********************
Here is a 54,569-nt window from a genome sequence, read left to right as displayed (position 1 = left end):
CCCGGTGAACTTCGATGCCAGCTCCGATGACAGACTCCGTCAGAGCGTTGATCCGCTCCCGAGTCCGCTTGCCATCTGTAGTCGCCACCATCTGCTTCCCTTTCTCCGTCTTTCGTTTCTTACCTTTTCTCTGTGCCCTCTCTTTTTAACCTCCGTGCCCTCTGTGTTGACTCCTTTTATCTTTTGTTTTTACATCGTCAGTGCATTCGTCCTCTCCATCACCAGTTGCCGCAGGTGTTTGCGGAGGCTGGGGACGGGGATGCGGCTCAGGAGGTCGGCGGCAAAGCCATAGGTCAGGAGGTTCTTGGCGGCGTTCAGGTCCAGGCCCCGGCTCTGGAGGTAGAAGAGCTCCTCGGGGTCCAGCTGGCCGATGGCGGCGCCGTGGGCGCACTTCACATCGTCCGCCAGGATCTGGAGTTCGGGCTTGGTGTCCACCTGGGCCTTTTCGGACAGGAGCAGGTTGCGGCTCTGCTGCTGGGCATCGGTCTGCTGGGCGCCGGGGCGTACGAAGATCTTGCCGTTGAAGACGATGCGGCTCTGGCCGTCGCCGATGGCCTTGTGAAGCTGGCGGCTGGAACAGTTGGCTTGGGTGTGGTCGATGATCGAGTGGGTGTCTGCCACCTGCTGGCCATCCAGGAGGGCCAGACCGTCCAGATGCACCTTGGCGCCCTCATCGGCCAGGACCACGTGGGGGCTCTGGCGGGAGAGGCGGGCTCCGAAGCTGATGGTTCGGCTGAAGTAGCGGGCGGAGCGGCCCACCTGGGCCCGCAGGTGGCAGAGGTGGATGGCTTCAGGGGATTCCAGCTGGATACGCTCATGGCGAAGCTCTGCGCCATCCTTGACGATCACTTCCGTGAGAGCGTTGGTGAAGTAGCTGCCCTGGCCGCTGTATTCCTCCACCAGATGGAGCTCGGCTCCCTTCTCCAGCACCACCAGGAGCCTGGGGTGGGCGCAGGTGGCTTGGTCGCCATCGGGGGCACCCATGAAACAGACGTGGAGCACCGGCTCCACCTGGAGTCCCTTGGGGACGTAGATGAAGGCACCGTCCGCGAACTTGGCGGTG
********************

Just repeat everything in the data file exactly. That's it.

Here is a 54,569-nt window from a genome sequence, read left to right as displayed (position 1 = left end):
CCCGGTGAACTTCGATGCCAGCTCCGATGACAGACTCCGTCAGAGCGTTGATCCGCTCCCGAGTCCGCTTGCCATCTGTAGTCGCCACCATCTGCTTCCCTTTCTCCGTCTTTCGTTTCTTACCTTTTCTCTGTGCCCTCTCTTTTTAACCTCCGTGCCCTCTGTGTTGACTCCTTTTATCTTTTGTTTTTACATCGTCAGTGCATTCGTCCTCTCCATCACCAGTTGCCGCAGGTGTTTGCGGAGGCTGGGGACGGGGATGCGGCTCAGGAGGTCGGCGGCAAAGCCATAGGTCAGGAGGTTCTTGGCGGCGTTCAGGTCCAGGCCCCGGCTCTGGAGGTAGAAGAGCTCCTCGGGGTCCAGCTGGCCGATGGCGGCGCCGTGGGCGCACTTCACATCGTCCGCCAGGATCTGGAGTTCGGGCTTGGTGTCCACCTGGGCCTTTTCGGACAGGAGCAGGTTGCGGCTCTGCTGCTGGGCATCGGTCTGCTGGGCGCCGGGGCGTACGAAGATCTTGCCGTTGAAGACGATGCGGCTCTGGCCGTCGCCGATGGCCTTGTGAAGCTGGCGGCTGGAACAGTTGGCTTGGGTGTGGTCGATGATCGAGTGGGTGTCTGCCACCTGCTGGCCATCCAGGAGGGCCAGACCGTCCAGATGCACCTTGGCGCCCTCATCGGCCAGGACCACGTGGGGGCTCTGGCGGGAGAGGCGGGCTCCGAAGCTGATGGTTCGGCTGAAGTAGCGGGCGGAGCGGCCCACCTGGGCCCGCAGGTGGCAGAGGTGGATGGCTTCAGGGGATTCCAGCTGGATACGCTCATGGCGAAGCTCTGCGCCATCCTTGACGATCACTTCCGTGAGAGCGTTGGTGAAGTAGCTGCCCTGGCCGCTGTATTCCTCCACCAGATGGAGCTCGGCTCCCTTCTCCAGCACCACCAGGAGCCTGGGGTGGGCGCAGGTGGCTTGGTCGCCATCGGGGGCACCCATGAAACAGACGTGGAGCACCGGCTCCACCTGGAGTCCCTTGGGGACGTAGATGAAGGCACCGTCCGCGAACTTGGCGGTG